I just wanted to get these ideas down. I don’t expect anyone to implement them – I’m just putting them out there for consideration.
The model is of a bunch of coroutines running in the same thread and sharing a common structure (shared state). This is the actor pattern or similar. The coroutines are used by the main stack code to handle actions that need to span several ‘waits’, whether that be waiting for timers or external events or callbacks or whatever. The main stack code wakes up coroutines as necessary as events arrive (this can be in a library).
By coroutines I mean genuine cooperative coroutines with their own stacks, with yields under program control (i.e. not pre-emptive).
The key to this is the data shared between all the coroutines. Since the coroutines run in the same thread and the yields are well-defined, for the execution time between two yields, the code has exclusive access to the structure shared between the coroutines (the actor state, if you like).
If the compiler kept track of the yield-points, and internally marked any function that might yield as a potential yield-point all the way back through the call stack, then the compiler could allow borrows of a mutable pointer to the shared data for free (i.e. compile-time checked). Effectively the code has a lock on the data between yield-points, for free.
This could be done with runtime checks, but this is such a lightweight model it seems it could be worth optimising for. Single-threaded cooperative coroutines are very lightweight to start with (just a few instructions to switch stacks at a yield), and with effectively free locking provided by the static analysis, it becomes a very efficient approach to writing code which has to block, but which is neater coded in a serial fashion (with loops, nested function calls, etc, etc).
The alternative to this is to keep the same information that would be kept on the coroutine stack (loop counters, etc) instead in a structure, and feed events to handlers associated with that structure. But this quickly loses all sense of the flow and structure of the code. Each event handler fractionally advances the state of the structure, but the overall picture is lost.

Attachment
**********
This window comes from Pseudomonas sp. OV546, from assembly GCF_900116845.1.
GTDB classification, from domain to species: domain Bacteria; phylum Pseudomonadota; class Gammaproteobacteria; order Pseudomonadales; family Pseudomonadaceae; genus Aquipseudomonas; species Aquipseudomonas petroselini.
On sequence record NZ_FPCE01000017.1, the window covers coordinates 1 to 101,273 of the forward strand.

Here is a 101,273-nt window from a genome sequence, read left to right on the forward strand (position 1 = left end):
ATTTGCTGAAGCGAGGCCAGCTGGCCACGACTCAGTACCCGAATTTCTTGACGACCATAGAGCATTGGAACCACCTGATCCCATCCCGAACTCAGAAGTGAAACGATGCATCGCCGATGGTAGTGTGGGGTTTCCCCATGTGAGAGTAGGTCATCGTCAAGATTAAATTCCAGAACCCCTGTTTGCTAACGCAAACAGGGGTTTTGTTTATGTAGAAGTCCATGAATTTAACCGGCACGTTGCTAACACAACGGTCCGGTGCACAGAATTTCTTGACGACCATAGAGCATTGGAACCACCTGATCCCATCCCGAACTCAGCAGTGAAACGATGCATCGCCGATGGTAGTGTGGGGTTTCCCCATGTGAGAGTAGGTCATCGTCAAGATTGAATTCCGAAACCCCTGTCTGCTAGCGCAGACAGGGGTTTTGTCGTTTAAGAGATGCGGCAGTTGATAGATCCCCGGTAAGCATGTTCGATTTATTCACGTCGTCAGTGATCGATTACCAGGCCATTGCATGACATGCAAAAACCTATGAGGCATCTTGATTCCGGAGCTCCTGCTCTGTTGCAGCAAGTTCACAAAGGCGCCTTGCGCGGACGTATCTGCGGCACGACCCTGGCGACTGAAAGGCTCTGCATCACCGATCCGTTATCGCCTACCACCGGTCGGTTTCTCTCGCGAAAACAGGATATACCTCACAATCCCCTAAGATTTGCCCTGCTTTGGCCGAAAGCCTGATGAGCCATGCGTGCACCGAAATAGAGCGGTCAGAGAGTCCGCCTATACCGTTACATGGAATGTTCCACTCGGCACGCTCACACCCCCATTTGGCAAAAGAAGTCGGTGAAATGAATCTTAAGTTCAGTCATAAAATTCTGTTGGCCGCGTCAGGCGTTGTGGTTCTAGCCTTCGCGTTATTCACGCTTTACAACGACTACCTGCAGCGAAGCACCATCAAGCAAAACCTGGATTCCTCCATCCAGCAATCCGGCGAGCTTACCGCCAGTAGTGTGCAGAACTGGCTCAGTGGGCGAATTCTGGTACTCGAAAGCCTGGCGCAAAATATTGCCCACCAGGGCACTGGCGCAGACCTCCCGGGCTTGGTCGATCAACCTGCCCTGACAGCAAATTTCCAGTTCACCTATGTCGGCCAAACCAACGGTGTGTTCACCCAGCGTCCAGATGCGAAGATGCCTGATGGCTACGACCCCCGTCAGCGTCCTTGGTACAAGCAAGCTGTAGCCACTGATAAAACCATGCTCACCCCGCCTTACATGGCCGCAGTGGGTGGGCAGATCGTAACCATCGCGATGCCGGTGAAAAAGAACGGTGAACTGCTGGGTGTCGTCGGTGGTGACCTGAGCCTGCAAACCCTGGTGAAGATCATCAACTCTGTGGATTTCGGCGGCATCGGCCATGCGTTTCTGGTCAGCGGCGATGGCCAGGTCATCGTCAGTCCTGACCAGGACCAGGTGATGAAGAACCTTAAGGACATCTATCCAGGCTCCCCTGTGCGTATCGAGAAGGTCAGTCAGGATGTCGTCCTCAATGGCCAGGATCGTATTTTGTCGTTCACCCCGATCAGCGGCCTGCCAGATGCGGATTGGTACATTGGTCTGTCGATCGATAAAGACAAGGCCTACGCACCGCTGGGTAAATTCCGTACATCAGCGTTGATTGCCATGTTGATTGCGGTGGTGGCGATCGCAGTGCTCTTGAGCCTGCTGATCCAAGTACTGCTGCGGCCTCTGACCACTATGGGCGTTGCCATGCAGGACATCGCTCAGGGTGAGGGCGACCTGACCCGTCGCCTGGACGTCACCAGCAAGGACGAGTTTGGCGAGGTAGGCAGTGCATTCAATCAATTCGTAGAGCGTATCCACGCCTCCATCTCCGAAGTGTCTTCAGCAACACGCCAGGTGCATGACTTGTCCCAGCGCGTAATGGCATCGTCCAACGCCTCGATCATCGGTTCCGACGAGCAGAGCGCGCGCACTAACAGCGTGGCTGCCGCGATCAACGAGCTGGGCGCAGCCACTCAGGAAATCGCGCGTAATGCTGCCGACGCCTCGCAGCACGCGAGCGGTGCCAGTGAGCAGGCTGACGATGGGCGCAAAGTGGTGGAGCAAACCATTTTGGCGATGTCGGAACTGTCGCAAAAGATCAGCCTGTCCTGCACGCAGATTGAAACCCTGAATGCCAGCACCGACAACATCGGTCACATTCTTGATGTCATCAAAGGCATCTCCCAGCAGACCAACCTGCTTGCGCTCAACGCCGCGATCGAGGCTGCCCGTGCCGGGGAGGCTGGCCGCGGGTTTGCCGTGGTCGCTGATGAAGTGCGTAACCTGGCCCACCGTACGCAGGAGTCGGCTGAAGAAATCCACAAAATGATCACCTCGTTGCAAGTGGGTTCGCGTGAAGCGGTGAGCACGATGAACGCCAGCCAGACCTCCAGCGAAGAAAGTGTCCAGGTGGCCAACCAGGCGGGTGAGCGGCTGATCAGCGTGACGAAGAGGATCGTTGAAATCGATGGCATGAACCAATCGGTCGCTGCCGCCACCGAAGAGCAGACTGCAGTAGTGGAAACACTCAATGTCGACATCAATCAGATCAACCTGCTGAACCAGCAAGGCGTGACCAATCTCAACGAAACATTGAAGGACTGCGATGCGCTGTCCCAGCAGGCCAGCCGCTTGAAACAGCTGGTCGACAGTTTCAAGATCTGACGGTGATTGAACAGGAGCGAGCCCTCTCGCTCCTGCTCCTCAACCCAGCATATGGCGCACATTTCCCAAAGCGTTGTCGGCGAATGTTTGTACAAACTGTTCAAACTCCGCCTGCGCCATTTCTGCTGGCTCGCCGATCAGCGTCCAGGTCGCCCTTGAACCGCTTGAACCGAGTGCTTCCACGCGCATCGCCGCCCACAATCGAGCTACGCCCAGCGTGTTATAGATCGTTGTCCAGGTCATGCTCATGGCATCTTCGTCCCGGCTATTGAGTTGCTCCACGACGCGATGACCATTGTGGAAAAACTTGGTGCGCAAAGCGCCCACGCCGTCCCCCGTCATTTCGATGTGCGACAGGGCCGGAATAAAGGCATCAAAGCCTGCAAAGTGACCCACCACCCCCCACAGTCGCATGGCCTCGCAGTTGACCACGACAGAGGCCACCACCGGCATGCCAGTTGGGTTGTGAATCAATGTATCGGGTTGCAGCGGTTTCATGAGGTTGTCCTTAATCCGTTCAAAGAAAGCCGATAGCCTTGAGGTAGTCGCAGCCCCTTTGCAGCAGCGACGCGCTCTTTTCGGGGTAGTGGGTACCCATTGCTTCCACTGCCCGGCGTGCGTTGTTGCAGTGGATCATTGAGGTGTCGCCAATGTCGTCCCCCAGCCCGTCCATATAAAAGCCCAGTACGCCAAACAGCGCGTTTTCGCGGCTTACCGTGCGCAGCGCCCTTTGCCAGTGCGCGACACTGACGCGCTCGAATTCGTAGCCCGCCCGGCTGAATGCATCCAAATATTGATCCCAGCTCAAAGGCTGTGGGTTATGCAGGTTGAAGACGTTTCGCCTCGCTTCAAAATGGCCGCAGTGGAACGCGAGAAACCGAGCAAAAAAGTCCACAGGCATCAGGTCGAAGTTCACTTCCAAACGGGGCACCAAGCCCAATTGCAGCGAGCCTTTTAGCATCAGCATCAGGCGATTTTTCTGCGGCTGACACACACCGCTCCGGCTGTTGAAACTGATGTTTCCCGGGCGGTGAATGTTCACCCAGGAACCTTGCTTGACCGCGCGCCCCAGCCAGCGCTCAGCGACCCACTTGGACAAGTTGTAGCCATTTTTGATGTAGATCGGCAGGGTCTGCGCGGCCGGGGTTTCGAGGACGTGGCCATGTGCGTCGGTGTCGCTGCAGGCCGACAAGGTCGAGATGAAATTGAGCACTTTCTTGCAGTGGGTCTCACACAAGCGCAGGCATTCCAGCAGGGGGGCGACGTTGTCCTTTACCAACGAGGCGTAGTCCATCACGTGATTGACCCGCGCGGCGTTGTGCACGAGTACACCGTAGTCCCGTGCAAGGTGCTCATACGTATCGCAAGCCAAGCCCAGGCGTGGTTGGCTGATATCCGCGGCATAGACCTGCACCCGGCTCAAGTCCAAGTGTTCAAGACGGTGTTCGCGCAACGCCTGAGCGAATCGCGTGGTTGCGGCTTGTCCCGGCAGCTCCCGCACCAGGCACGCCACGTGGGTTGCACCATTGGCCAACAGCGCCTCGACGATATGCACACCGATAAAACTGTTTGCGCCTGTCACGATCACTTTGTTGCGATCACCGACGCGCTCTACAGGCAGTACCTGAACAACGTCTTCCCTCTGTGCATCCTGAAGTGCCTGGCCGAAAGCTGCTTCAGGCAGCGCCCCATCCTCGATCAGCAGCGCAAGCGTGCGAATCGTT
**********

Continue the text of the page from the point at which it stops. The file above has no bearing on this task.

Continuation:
This is not about parallel processing or even much about concurrency. Rather it is about rearranging event-handling code structure to make it as clear as possible. Coroutine stacks are used to hold state, and natural serial program structure is used, with the yields hidden in library functions, mostly.
(Context for these ideas is current paid work I’m doing in Lua, where Lua’s single-threaded coroutines have permitted a very clear expression of the code (after having tried other ways of expressing it). However in Lua I have to mentally keep a track of where yields happen, and where in the code it is safe to make state changes without risking races. In Rust it could be done a lot better.)
Requirements to implement this model (at maximum efficiency):
- Library support for creating/cleaning up coroutine stacks, switching to another stack (yield)
- Compiler support for temporarily borrowing shared state between yield-points with no runtime checks, which requires tracking yield-points